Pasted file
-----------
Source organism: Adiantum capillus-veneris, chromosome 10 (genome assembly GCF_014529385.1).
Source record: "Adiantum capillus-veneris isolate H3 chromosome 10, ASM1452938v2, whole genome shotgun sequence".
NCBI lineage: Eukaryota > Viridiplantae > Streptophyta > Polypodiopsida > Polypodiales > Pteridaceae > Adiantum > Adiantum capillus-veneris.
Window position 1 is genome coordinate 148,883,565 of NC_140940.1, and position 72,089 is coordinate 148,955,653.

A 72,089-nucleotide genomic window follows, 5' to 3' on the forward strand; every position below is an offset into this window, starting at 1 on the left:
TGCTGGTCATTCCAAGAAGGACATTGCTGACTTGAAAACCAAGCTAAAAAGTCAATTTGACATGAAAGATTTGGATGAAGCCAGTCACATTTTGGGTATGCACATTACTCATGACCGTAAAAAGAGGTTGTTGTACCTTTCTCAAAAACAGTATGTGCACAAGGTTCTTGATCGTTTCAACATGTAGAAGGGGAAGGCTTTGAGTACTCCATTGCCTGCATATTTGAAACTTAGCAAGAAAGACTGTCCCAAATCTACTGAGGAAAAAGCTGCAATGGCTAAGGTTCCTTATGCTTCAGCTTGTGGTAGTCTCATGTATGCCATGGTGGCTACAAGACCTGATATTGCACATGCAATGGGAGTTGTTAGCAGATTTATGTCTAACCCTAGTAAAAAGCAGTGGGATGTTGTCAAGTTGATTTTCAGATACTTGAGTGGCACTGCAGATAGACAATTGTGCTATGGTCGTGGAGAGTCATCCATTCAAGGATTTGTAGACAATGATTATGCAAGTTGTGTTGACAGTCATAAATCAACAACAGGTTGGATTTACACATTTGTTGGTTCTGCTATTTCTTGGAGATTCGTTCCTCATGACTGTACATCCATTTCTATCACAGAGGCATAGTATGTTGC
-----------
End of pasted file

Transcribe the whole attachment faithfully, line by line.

Source organism: Adiantum capillus-veneris, chromosome 10 (genome assembly GCF_014529385.1).
Source record: "Adiantum capillus-veneris isolate H3 chromosome 10, ASM1452938v2, whole genome shotgun sequence".
NCBI lineage: Eukaryota > Viridiplantae > Streptophyta > Polypodiopsida > Polypodiales > Pteridaceae > Adiantum > Adiantum capillus-veneris.
Window position 1 is genome coordinate 148,883,565 of NC_140940.1, and position 72,089 is coordinate 148,955,653.

A 72,089-nucleotide genomic window follows, 5' to 3' on the forward strand; every position below is an offset into this window, starting at 1 on the left:
TGCTGGTCATTCCAAGAAGGACATTGCTGACTTGAAAACCAAGCTAAAAAGTCAATTTGACATGAAAGATTTGGATGAAGCCAGTCACATTTTGGGTATGCACATTACTCATGACCGTAAAAAGAGGTTGTTGTACCTTTCTCAAAAACAGTATGTGCACAAGGTTCTTGATCGTTTCAACATGTAGAAGGGGAAGGCTTTGAGTACTCCATTGCCTGCATATTTGAAACTTAGCAAGAAAGACTGTCCCAAATCTACTGAGGAAAAAGCTGCAATGGCTAAGGTTCCTTATGCTTCAGCTTGTGGTAGTCTCATGTATGCCATGGTGGCTACAAGACCTGATATTGCACATGCAATGGGAGTTGTTAGCAGATTTATGTCTAACCCTAGTAAAAAGCAGTGGGATGTTGTCAAGTTGATTTTCAGATACTTGAGTGGCACTGCAGATAGACAATTGTGCTATGGTCGTGGAGAGTCATCCATTCAAGGATTTGTAGACAATGATTATGCAAGTTGTGTTGACAGTCATAAATCAACAACAGGTTGGATTTACACATTTGTTGGTTCTGCTATTTCTTGGAGATTCGTTCCTCATGACTGTACATCCATTTCTATCACAGAGGCATAGTATGTTGC